Safaricom Confirms Kenya Power’s $ 300 Million Smart Meter Proposal

By Duncan Miriri

NAIROBI (Reuters) – Kenyan telecommunications operator Safaricom said on Friday it had submitted a proposal to Kenya Power to install a $ 300 million smart meter system in the utility, confirming documents seen by Reuters.

The telecommunications company said it was now awaiting the utility’s response, adding that it would install and operate the smart meter system for eight years if the deal is approved, before handing it over to Kenya Power.

Kenya Power said it had received Safaricom’s proposal and was reviewing it in accordance with internal processes.

The state-controlled electricity company, the main electricity distributor in the East African country, suffers annual losses of 23.46% on its transmission network, well above the global benchmark by 15%.

Safaricom’s proposed system will use the Internet of Things, which enables real-time network monitoring, to reduce power system losses by eight percentage points in two years, the company said.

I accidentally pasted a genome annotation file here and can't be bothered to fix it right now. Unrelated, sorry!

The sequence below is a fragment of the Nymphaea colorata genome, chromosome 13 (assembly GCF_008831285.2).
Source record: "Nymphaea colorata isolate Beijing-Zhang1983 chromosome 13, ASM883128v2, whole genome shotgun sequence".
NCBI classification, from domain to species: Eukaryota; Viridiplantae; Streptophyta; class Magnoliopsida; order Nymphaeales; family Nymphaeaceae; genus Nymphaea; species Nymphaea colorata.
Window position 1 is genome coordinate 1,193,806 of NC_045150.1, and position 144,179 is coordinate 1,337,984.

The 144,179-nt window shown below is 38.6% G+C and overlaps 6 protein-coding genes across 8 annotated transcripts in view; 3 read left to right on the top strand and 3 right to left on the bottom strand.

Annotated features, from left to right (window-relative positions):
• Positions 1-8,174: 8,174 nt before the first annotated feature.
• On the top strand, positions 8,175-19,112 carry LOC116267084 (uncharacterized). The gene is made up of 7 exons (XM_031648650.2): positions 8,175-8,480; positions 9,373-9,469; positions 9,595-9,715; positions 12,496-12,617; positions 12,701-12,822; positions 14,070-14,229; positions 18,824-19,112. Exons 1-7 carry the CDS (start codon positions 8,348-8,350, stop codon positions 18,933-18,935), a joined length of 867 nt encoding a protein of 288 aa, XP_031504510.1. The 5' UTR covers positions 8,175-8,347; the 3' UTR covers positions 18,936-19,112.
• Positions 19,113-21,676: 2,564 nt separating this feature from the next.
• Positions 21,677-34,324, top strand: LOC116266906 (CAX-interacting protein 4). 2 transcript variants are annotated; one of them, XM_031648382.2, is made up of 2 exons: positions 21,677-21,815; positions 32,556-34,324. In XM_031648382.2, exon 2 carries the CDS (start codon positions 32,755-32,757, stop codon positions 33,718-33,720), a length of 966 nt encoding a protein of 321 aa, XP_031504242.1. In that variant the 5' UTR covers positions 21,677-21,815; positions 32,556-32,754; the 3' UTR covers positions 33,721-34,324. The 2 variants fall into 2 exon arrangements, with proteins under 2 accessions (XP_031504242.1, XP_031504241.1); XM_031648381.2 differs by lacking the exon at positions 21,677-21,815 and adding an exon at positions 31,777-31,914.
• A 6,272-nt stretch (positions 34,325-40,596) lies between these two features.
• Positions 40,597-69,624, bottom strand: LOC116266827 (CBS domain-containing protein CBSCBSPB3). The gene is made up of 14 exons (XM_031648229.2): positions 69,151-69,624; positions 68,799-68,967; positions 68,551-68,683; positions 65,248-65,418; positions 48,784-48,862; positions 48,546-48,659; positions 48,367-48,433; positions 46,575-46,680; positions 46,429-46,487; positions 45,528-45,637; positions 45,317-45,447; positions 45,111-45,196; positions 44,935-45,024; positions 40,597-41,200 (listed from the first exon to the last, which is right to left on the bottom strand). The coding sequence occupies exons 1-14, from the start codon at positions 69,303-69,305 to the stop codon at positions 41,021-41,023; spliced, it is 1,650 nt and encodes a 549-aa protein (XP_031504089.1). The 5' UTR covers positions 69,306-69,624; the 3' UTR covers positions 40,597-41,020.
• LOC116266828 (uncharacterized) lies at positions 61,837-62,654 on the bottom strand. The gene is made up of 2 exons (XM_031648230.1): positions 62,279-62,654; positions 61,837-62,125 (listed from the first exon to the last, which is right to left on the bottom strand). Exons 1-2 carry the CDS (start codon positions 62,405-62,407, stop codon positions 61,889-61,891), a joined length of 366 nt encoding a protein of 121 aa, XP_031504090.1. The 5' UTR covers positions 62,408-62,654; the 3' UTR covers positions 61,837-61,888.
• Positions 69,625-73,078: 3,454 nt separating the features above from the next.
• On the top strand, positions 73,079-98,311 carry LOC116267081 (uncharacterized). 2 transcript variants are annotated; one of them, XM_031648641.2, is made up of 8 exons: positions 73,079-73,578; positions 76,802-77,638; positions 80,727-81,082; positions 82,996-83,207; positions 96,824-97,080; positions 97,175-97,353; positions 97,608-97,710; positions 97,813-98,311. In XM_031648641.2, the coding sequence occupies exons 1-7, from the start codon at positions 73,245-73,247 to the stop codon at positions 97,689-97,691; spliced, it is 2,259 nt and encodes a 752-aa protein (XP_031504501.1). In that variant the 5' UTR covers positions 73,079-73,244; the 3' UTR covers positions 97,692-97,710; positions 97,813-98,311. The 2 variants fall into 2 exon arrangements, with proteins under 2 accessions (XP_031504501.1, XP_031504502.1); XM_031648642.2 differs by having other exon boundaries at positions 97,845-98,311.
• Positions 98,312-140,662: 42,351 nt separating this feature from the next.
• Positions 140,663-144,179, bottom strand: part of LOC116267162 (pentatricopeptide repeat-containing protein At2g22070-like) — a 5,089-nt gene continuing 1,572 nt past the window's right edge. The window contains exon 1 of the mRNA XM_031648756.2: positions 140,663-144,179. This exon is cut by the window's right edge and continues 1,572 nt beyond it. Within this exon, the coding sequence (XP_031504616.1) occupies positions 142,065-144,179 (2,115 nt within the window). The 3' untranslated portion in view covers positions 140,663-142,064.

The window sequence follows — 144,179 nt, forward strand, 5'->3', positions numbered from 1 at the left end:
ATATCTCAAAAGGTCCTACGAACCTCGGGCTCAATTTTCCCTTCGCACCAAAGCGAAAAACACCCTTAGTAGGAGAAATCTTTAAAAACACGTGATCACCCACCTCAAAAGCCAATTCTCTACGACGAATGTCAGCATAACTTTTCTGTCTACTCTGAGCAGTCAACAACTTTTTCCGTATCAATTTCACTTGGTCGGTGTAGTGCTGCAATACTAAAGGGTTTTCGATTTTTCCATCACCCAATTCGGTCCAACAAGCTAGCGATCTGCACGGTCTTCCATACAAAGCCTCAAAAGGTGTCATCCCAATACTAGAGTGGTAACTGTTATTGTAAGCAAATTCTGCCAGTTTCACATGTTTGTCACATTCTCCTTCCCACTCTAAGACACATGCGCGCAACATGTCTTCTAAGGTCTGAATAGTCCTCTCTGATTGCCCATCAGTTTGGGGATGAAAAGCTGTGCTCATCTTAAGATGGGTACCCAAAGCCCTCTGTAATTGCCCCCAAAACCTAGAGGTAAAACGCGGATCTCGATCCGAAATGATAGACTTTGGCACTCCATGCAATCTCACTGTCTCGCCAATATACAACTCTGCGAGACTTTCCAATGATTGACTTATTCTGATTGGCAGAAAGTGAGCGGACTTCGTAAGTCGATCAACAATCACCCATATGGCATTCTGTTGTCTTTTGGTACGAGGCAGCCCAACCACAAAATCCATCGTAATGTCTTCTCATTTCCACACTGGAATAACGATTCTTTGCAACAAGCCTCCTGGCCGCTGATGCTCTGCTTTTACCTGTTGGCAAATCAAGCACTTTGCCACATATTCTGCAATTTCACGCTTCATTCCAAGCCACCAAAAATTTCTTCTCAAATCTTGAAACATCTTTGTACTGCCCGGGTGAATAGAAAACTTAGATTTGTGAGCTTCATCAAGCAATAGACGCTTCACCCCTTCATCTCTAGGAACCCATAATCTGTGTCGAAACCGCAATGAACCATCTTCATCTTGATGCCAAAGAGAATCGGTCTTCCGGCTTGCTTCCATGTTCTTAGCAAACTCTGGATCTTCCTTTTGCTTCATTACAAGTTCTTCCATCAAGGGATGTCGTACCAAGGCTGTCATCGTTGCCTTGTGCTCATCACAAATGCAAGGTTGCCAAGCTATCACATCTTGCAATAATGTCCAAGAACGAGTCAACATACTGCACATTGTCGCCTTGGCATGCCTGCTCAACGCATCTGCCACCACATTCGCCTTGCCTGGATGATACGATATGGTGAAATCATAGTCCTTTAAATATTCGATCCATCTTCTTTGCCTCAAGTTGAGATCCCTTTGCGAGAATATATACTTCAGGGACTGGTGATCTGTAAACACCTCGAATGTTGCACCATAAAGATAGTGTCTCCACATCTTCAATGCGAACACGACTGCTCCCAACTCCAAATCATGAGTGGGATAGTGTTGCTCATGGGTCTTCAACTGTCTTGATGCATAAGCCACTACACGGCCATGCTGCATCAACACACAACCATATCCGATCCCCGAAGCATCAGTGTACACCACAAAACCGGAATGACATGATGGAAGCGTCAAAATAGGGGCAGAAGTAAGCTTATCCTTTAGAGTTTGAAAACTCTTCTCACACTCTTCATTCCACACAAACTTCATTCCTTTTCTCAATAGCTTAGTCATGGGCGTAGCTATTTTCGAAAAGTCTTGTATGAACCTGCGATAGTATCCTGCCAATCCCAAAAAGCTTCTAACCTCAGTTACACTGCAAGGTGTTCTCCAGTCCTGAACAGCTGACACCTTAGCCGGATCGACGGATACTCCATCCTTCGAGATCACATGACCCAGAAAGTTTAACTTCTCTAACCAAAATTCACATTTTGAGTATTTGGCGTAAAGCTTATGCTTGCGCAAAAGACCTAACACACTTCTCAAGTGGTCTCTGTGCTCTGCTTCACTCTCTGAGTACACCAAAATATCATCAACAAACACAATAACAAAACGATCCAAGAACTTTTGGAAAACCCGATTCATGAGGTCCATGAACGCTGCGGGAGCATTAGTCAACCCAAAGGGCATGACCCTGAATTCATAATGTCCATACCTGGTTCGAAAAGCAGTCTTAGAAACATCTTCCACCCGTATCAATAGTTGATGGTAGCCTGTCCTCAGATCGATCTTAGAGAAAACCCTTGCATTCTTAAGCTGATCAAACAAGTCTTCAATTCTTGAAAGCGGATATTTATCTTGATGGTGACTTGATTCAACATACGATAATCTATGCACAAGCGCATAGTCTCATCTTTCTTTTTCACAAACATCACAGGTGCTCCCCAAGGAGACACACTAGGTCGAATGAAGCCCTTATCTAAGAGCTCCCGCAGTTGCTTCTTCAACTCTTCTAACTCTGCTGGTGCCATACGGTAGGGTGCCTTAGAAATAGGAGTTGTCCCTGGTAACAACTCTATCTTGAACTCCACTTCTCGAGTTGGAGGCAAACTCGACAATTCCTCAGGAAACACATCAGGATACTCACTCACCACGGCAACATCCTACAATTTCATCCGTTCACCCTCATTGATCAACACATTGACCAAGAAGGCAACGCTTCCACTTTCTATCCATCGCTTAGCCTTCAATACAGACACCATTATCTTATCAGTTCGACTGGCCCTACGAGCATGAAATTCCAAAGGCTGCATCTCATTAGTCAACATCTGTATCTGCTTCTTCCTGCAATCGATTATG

“The technology has the potential to meet many of our customers’ business needs,” said Safaricom.

Safaricom is proposing to divide the additional revenue generated by lower system losses, projected to 71.7 billion Kenyan shillings ($ 651.23 million) over eight years, of which 75% goes to Safaricom and 25% to Kenya Power.

The telecom operator will bear the cost of installing 330,000 smart meters for consumers, transformers and feeders.

Kenya Power, which was once considered a safe bet on the Nairobi Stock Exchange, has slipped into the red in recent years in part due to losses in the power system, sending its shares near all-time lows. The company is also heavily in debt.

The Kenya Private Sector Alliance (KEPSA), an umbrella lobby of private companies, is supporting a program to restructure public service debt and substantially reduce losses in its system to improve its business performance, she said. said in a statement Friday, citing Kenya Power’s strategic importance to the economy.

($ 1 = 110,1000 Kenyan shillings)

(Reporting by Duncan Miriri; editing by Jason Neely, Alexander Smith and Jane Merriman)

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